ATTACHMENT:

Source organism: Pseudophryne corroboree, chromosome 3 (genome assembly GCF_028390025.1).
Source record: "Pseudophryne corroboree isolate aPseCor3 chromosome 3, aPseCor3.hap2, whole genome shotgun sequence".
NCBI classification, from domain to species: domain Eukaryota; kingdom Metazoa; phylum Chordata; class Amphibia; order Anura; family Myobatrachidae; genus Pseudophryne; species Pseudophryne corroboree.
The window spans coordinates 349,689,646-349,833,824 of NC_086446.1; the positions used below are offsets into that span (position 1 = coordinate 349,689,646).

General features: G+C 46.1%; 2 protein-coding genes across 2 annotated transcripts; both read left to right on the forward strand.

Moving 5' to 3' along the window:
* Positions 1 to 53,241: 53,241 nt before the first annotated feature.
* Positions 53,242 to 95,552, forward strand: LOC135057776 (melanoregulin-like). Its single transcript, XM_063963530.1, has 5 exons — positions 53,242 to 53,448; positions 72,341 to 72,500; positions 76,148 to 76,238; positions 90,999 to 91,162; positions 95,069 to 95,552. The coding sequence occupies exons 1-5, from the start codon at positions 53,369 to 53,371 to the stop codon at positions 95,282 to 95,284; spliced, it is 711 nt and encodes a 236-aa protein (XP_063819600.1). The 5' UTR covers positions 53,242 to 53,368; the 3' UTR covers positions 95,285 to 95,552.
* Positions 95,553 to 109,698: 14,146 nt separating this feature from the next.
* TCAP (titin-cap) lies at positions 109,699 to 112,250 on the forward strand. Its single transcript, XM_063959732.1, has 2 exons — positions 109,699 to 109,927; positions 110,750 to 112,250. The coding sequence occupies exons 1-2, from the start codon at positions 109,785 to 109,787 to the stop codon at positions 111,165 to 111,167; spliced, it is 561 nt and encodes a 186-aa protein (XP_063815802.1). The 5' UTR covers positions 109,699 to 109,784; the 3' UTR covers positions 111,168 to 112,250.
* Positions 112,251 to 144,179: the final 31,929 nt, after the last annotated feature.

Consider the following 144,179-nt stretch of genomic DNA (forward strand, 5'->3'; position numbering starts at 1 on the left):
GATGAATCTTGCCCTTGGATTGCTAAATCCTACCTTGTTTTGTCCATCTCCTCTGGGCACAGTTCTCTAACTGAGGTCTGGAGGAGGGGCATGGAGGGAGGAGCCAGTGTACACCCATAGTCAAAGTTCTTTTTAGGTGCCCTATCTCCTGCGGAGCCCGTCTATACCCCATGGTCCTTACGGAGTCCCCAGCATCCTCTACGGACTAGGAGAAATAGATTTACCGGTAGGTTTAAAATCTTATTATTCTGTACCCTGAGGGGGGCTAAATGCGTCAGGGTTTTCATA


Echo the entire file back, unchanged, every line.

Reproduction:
Source organism: Pseudophryne corroboree, chromosome 3 (genome assembly GCF_028390025.1).
Source record: "Pseudophryne corroboree isolate aPseCor3 chromosome 3, aPseCor3.hap2, whole genome shotgun sequence".
NCBI classification, from domain to species: domain Eukaryota; kingdom Metazoa; phylum Chordata; class Amphibia; order Anura; family Myobatrachidae; genus Pseudophryne; species Pseudophryne corroboree.
The window spans coordinates 349,689,646-349,833,824 of NC_086446.1; the positions used below are offsets into that span (position 1 = coordinate 349,689,646).

General features: G+C 46.1%; 2 protein-coding genes across 2 annotated transcripts; both read left to right on the forward strand.

Moving 5' to 3' along the window:
* Positions 1 to 53,241: 53,241 nt before the first annotated feature.
* Positions 53,242 to 95,552, forward strand: LOC135057776 (melanoregulin-like). Its single transcript, XM_063963530.1, has 5 exons — positions 53,242 to 53,448; positions 72,341 to 72,500; positions 76,148 to 76,238; positions 90,999 to 91,162; positions 95,069 to 95,552. The coding sequence occupies exons 1-5, from the start codon at positions 53,369 to 53,371 to the stop codon at positions 95,282 to 95,284; spliced, it is 711 nt and encodes a 236-aa protein (XP_063819600.1). The 5' UTR covers positions 53,242 to 53,368; the 3' UTR covers positions 95,285 to 95,552.
* Positions 95,553 to 109,698: 14,146 nt separating this feature from the next.
* TCAP (titin-cap) lies at positions 109,699 to 112,250 on the forward strand. Its single transcript, XM_063959732.1, has 2 exons — positions 109,699 to 109,927; positions 110,750 to 112,250. The coding sequence occupies exons 1-2, from the start codon at positions 109,785 to 109,787 to the stop codon at positions 111,165 to 111,167; spliced, it is 561 nt and encodes a 186-aa protein (XP_063815802.1). The 5' UTR covers positions 109,699 to 109,784; the 3' UTR covers positions 111,168 to 112,250.
* Positions 112,251 to 144,179: the final 31,929 nt, after the last annotated feature.

Consider the following 144,179-nt stretch of genomic DNA (forward strand, 5'->3'; position numbering starts at 1 on the left):
GATGAATCTTGCCCTTGGATTGCTAAATCCTACCTTGTTTTGTCCATCTCCTCTGGGCACAGTTCTCTAACTGAGGTCTGGAGGAGGGGCATGGAGGGAGGAGCCAGTGTACACCCATAGTCAAAGTTCTTTTTAGGTGCCCTATCTCCTGCGGAGCCCGTCTATACCCCATGGTCCTTACGGAGTCCCCAGCATCCTCTACGGACTAGGAGAAATAGATTTACCGGTAGGTTTAAAATCTTATTATTCTGTACCCTGAGGGGGGCTAAATGCGTCAGGGTTTTCATA